Tea Tree
What is it? Overview Usage Side Effects and Warnings
Answers

What is Tea Tree?

Captain Cook named this tree after finding that its aromatic, resinous leaves made a satisfying substitute for proper tea. One hundred and fifty years later, an Australian government chemist named A.R. Penfold studied tea tree leaves and discovered their antiseptic properties. Tea tree oil subsequently became a standard treatment in Australia for the prevention and treatment of wound infections. During World War II, the Australian government classified tea tree oil as an essential commodity and exempted producers from military service.

However, tea tree oil fell out of favor when antibiotics became widely available.

Tea tree oil can kill many bacteria, viruses, and fungi on contact. 1 This makes it an antiseptic, like betadine, hydrogen peroxide, and many other essential oils . It is not an antibiotic in the common sense, because an antibiotic is absorbed throughout the body.

Preliminary double-blind studies suggest that tea tree oil might be useful for athlete's foot and other fungal infections of the skin and nails. 2 One double-blind study found tea tree oil helpful for acne . 3 Another double-blind study found that tea tree oil gel may reduce gum inflammation in people with periodontal disease . 4 A single-blind study found evidence that tea tree oil may be helpful for dandruff . 5 Tea tree oil may be as effective as standard antiseptics for removing resistant strains...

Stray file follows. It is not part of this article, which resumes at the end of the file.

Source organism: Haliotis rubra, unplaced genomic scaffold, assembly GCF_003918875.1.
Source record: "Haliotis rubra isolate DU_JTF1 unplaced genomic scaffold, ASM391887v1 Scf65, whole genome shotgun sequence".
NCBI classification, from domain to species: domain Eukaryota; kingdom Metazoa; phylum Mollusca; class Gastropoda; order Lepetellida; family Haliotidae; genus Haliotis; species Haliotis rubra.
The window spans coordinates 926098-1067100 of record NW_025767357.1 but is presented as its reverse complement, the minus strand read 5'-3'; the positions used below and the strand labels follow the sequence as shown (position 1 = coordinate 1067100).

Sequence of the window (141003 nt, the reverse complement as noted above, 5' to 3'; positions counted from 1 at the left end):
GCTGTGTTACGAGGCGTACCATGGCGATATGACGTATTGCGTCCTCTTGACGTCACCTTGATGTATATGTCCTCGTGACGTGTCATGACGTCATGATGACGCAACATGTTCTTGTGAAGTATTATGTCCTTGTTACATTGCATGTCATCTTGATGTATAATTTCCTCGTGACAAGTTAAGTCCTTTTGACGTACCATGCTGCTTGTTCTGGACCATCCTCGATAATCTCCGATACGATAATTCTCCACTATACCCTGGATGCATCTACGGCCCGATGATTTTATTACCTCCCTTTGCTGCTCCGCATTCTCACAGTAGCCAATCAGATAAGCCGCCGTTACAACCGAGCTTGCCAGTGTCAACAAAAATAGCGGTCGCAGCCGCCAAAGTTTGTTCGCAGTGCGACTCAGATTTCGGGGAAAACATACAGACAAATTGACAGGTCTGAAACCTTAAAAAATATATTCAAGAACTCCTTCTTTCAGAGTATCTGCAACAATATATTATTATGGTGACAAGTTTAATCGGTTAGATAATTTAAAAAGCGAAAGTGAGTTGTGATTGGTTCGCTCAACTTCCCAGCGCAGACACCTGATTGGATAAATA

Safety Issues

When used topically, tea tree oil is thought to be safe. However, it can cause allergic inflammation of the skin. 6 In addition, one report suggests that a combination of lavender oil and tea tree oil applied topically caused gynecomastia (breast enlargement) in three young boys. 7 The researchers who published this report also state that testing of tea tree oil revealed estrogenic (estrogen-like) and antiandrogenic (testosterone-blocking) effects. However, a literature search failed to find any other published reports that corroborate this claim.

Like other essential oils , tea tree oil can be toxic if taken orally in excessive doses.

Safety in young children, pregnant or nursing women, or those with severe liver or kidney disease has not been...

 
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